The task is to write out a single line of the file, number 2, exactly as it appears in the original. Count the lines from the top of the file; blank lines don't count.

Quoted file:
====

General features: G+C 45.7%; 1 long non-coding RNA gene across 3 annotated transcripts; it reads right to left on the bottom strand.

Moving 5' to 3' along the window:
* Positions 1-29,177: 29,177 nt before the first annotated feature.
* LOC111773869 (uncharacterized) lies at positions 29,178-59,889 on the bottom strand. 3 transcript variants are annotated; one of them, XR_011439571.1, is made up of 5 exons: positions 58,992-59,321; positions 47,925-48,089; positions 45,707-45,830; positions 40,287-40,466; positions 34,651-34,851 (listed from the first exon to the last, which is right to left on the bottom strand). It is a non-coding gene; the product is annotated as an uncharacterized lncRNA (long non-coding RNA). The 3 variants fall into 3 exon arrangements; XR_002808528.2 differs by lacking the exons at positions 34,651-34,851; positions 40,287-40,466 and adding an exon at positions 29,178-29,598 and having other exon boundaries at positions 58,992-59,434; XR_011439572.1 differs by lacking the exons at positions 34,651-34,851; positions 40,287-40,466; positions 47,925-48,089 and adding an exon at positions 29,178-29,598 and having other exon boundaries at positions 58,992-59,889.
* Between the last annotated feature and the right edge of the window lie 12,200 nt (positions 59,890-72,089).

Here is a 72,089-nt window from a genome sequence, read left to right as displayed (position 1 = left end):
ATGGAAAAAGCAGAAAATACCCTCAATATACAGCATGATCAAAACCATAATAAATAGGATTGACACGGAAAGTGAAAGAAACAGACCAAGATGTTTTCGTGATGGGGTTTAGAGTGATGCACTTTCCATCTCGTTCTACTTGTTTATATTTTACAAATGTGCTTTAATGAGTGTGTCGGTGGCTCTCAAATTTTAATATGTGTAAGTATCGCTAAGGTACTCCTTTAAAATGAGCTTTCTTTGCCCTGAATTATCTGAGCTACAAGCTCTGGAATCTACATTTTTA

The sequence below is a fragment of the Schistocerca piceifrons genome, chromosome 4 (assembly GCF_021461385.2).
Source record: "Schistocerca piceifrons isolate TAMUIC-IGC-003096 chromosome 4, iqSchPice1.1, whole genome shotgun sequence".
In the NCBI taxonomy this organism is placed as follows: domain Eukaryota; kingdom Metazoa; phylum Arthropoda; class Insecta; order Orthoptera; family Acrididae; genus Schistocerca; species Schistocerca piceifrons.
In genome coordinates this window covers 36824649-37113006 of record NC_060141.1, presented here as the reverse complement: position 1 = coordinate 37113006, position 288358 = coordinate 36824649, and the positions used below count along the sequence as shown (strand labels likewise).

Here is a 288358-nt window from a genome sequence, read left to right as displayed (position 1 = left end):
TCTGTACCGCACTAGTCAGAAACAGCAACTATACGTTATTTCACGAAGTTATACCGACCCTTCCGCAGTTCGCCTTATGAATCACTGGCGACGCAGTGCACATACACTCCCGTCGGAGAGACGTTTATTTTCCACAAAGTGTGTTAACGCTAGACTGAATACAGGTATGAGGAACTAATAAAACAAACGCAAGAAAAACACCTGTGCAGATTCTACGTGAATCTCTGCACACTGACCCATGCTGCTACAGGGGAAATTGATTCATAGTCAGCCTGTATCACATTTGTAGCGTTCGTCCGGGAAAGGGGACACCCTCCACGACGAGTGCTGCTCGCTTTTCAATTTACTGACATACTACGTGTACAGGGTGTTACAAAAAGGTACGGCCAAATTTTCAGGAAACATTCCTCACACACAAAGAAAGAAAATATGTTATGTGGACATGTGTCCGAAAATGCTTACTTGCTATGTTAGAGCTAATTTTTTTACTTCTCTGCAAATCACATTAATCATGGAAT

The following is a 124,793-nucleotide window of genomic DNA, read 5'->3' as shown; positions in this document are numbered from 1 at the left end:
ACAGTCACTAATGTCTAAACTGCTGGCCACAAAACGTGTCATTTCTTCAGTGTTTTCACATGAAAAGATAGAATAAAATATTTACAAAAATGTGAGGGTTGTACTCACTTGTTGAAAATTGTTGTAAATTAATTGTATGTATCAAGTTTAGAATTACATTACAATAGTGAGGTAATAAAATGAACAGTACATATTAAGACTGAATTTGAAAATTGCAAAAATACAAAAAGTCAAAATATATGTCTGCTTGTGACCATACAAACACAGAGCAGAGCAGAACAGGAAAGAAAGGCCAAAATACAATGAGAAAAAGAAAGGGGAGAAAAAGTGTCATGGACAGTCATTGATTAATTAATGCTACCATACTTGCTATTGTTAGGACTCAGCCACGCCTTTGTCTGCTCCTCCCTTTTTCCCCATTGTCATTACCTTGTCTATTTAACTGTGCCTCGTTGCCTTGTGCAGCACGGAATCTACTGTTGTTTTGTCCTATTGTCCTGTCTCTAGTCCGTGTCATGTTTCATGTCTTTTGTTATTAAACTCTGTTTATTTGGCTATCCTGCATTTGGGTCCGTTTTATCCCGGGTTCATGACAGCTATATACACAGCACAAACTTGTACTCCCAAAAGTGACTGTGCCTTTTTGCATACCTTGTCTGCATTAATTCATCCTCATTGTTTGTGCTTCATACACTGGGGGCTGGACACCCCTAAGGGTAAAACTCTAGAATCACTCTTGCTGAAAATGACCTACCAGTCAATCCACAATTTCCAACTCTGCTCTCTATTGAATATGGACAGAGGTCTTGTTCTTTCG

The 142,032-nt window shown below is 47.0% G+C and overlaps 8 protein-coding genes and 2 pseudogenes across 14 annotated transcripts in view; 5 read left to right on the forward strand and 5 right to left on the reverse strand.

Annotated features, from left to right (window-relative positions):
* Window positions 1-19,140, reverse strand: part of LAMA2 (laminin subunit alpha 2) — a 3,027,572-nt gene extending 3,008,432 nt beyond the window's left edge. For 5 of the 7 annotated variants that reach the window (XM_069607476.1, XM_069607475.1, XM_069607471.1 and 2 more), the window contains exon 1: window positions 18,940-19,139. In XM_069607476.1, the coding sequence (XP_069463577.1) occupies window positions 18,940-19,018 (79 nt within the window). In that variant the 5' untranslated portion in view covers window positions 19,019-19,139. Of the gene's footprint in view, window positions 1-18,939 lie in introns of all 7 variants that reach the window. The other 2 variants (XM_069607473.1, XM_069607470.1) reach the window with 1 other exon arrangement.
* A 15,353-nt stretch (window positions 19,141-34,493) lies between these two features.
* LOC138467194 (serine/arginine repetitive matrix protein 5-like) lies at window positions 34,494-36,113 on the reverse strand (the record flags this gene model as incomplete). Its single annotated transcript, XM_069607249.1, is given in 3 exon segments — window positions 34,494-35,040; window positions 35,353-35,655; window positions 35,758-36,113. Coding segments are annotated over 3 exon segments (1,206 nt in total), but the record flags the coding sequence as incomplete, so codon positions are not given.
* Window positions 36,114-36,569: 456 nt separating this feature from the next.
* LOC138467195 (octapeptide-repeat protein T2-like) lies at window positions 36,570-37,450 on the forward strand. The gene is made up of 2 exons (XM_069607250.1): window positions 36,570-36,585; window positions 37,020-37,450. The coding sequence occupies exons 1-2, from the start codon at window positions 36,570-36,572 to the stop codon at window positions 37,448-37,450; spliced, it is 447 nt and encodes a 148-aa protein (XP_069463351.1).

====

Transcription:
Moving 5' to 3' along the window: